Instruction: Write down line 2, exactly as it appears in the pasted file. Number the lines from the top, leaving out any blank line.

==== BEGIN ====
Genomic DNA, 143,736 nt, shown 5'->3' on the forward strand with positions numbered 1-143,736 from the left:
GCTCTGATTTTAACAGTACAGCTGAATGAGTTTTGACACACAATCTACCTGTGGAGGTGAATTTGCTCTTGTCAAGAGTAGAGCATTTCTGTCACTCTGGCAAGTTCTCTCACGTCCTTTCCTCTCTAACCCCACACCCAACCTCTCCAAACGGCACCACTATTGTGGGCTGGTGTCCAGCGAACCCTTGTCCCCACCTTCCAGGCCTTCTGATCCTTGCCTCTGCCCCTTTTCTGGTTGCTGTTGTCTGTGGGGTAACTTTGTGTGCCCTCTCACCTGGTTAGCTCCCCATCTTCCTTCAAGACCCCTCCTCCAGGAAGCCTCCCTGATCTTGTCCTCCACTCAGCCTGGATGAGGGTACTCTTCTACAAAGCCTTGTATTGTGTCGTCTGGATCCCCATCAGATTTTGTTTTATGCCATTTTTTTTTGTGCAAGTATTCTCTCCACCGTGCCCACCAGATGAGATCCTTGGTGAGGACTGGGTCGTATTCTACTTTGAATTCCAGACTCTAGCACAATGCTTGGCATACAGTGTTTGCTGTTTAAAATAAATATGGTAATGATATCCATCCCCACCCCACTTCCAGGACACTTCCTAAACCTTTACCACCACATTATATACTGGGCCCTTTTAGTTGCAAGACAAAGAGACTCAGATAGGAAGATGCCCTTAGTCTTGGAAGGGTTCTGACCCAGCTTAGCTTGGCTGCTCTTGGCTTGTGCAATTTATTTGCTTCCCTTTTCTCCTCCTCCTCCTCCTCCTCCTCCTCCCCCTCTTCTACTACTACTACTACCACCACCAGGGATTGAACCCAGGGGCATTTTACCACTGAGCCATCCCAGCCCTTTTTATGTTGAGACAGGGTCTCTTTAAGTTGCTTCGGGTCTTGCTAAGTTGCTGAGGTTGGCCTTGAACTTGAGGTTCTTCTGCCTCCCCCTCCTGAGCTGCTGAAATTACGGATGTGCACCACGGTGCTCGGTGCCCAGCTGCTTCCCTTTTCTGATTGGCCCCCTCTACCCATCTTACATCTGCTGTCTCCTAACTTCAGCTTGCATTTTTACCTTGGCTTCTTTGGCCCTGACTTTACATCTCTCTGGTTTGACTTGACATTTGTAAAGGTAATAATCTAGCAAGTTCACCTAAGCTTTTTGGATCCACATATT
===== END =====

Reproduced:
GCTCTGATTTTAACAGTACAGCTGAATGAGTTTTGACACACAATCTACCTGTGGAGGTGAATTTGCTCTTGTCAAGAGTAGAGCATTTCTGTCACTCTGGCAAGTTCTCTCACGTCCTTTCCTCTCTAACCCCACACCCAACCTCTCCAAACGGCACCACTATTGTGGGCTGGTGTCCAGCGAACCCTTGTCCCCACCTTCCAGGCCTTCTGATCCTTGCCTCTGCCCCTTTTCTGGTTGCTGTTGTCTGTGGGGTAACTTTGTGTGCCCTCTCACCTGGTTAGCTCCCCATCTTCCTTCAAGACCCCTCCTCCAGGAAGCCTCCCTGATCTTGTCCTCCACTCAGCCTGGATGAGGGTACTCTTCTACAAAGCCTTGTATTGTGTCGTCTGGATCCCCATCAGATTTTGTTTTATGCCATTTTTTTTTGTGCAAGTATTCTCTCCACCGTGCCCACCAGATGAGATCCTTGGTGAGGACTGGGTCGTATTCTACTTTGAATTCCAGACTCTAGCACAATGCTTGGCATACAGTGTTTGCTGTTTAAAATAAATATGGTAATGATATCCATCCCCACCCCACTTCCAGGACACTTCCTAAACCTTTACCACCACATTATATACTGGGCCCTTTTAGTTGCAAGACAAAGAGACTCAGATAGGAAGATGCCCTTAGTCTTGGAAGGGTTCTGACCCAGCTTAGCTTGGCTGCTCTTGGCTTGTGCAATTTATTTGCTTCCCTTTTCTCCTCCTCCTCCTCCTCCTCCTCCTCCCCCTCTTCTACTACTACTACTACCACCACCAGGGATTGAACCCAGGGGCATTTTACCACTGAGCCATCCCAGCCCTTTTTATGTTGAGACAGGGTCTCTTTAAGTTGCTTCGGGTCTTGCTAAGTTGCTGAGGTTGGCCTTGAACTTGAGGTTCTTCTGCCTCCCCCTCCTGAGCTGCTGAAATTACGGATGTGCACCACGGTGCTCGGTGCCCAGCTGCTTCCCTTTTCTGATTGGCCCCCTCTACCCATCTTACATCTGCTGTCTCCTAACTTCAGCTTGCATTTTTACCTTGGCTTCTTTGGCCCTGACTTTACATCTCTCTGGTTTGACTTGACATTTGTAAAGGTAATAATCTAGCAAGTTCACCTAAGCTTTTTGGATCCACATATT